The government will increase the mid-year budget for fiscal 2009 by Bt100 billion, to help drive economic growth as it bids to minimise a potential surge in unemployment resulting from the world economic slowdown.
In addition, it will extend the tax incentives granted to the property sector by another year, from March 2009 to March 2010.
The Labour Ministry said it would also consider lowering employer and employee contributions to provident funds as a means of easing financial burdens during the tough times ahead.
Finance Minister Suchart Thadathamrongvech yesterday said that the mid-year budget proposal had been endorsed by Prime Minister Somchai Wongsawat and Deputy Prime Minister Olarn Chaipravat.
They agreed that more public spending was needed to shore up a sagging economy hit hard by the global financial crisis, in which currencies have also become highly volatile.
Previously, the government set expenditure at Bt1.835 trillion for fiscal 2009 starting October 1, 2008, against revenue projected at Bt1.585 trillion.
This implied a budget deficit equivalent to 2.5 per cent of gross domestic product (GDP).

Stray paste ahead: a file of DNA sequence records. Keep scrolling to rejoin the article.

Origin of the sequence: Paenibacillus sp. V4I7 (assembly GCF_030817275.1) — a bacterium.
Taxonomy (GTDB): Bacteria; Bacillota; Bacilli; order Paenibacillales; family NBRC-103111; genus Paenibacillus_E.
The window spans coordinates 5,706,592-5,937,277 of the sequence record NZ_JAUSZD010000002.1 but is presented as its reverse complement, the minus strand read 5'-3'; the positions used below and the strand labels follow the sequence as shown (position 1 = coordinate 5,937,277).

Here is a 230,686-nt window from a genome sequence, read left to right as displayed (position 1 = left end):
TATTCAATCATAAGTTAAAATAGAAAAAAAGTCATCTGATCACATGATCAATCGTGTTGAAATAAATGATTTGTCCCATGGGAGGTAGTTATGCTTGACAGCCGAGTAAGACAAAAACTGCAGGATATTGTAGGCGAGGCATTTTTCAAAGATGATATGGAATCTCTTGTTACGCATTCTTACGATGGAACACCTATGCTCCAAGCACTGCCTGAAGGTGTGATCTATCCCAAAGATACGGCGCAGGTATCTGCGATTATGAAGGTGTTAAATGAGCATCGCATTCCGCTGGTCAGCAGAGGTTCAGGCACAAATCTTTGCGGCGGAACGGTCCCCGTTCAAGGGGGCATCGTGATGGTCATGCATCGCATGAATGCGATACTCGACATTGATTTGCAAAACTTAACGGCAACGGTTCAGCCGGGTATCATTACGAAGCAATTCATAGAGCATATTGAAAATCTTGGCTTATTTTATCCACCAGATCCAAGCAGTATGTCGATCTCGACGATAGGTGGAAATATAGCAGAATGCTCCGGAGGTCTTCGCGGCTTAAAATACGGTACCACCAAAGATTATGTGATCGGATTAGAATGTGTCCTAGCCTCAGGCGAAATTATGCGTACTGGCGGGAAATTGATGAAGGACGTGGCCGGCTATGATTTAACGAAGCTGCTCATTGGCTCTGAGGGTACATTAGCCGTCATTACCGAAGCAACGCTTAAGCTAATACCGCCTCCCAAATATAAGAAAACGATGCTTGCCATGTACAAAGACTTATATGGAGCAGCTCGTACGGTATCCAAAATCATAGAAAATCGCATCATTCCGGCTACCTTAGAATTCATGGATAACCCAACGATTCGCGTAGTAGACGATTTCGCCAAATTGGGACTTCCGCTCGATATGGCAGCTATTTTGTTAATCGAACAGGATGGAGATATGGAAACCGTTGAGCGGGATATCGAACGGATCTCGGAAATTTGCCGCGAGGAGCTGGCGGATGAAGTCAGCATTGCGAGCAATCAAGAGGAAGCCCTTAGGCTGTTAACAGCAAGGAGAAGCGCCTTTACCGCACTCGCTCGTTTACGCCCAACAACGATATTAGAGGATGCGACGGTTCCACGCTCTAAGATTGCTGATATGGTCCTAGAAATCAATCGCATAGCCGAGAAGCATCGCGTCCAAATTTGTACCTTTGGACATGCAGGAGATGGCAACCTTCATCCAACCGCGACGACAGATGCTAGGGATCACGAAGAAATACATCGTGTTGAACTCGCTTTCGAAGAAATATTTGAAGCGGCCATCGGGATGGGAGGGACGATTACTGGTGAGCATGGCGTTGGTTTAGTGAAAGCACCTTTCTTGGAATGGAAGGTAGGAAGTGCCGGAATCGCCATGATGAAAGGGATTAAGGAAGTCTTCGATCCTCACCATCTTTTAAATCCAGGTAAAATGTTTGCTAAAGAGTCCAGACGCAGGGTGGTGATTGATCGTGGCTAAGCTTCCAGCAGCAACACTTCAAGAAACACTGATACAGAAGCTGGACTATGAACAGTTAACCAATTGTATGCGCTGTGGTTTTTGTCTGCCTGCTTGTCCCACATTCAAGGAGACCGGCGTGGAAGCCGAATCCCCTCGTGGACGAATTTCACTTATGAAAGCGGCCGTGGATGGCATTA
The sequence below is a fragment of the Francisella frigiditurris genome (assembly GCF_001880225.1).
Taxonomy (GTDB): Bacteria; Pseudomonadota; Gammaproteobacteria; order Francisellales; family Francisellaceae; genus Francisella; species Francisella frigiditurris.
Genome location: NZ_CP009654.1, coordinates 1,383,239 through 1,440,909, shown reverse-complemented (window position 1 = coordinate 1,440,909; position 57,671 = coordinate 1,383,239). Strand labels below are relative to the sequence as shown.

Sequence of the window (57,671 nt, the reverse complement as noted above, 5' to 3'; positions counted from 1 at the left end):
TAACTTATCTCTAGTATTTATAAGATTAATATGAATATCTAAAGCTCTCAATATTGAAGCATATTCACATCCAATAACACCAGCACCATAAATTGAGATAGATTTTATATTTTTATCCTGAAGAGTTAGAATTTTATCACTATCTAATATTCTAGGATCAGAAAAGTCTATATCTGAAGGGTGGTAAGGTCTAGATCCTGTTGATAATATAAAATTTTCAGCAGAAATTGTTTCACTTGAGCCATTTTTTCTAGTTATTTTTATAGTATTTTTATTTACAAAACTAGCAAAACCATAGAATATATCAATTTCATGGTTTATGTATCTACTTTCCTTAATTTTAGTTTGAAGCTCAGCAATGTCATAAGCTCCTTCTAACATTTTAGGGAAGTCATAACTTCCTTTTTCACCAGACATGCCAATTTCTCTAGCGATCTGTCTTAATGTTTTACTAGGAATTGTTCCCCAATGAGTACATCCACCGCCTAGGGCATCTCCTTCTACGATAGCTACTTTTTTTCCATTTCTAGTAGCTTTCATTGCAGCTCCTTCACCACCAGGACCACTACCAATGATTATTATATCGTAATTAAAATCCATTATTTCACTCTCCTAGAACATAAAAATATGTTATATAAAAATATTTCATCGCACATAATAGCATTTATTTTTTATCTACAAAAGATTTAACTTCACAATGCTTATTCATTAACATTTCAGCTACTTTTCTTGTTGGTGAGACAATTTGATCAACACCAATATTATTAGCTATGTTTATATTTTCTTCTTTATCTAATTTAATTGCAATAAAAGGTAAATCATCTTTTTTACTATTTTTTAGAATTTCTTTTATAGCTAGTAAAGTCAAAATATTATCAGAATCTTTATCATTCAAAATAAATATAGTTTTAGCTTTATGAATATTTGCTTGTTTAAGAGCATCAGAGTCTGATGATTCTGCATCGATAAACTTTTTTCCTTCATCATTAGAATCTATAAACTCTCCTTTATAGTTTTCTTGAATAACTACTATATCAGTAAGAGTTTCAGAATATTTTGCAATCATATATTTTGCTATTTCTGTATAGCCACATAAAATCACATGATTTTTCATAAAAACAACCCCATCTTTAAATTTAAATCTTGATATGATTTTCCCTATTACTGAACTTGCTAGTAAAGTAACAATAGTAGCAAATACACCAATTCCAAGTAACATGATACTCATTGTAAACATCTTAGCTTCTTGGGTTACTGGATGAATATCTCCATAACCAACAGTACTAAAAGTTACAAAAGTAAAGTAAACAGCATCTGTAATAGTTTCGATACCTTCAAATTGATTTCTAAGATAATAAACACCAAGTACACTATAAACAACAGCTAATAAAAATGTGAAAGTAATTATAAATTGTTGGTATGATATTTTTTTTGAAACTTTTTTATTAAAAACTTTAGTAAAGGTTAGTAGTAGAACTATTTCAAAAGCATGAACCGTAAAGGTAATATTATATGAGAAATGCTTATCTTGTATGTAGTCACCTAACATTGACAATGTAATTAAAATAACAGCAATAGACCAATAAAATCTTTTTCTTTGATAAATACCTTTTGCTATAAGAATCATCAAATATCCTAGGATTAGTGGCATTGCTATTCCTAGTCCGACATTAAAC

Suchart said the budget deficit would increase to 3.5 per cent of GDP, or an additional Bt100 billion.
The increase in public spending is aimed at helping lower-income groups and preparing new skills for those expected to be laid off by private firms, due to the looming recession.
As private firms are planning to slow or cut their investment, the government needs to step in to invest more to maintain economic-growth momentum, he said.
The additional spending will be used to shore up farm prices and create jobs in the tourism sector and other service businesses, Suchart said.
He said government spending on mega-infrastructure projects would take time before the money was actually injected into the economy but that other job-creation projects would yield faster results.
The government will shortly seek parliamentary approval for the mid-year spending hike.
Suchart said there was room for the government to spend more, as public debt was quite low, hovering at about 38 per cent of GDP.
If GDP growth were to fall one percentage point, it would cause a loss of 400,000 jobs, said Olarn, adding that if nothing were done, next year's growth could decelerate to 3 per cent. If so, 800,000 people could be unemployed as a result.
Meanwhile, the prime minister said the government might increase village funds from the current Bt1 million to between Bt1.5 million and Bt2 million per village.
The Federation of Thai Industries earlier said 1 million jobs in manufacturing sectors could be lost next year if export orders were sharply reduced by the global recession.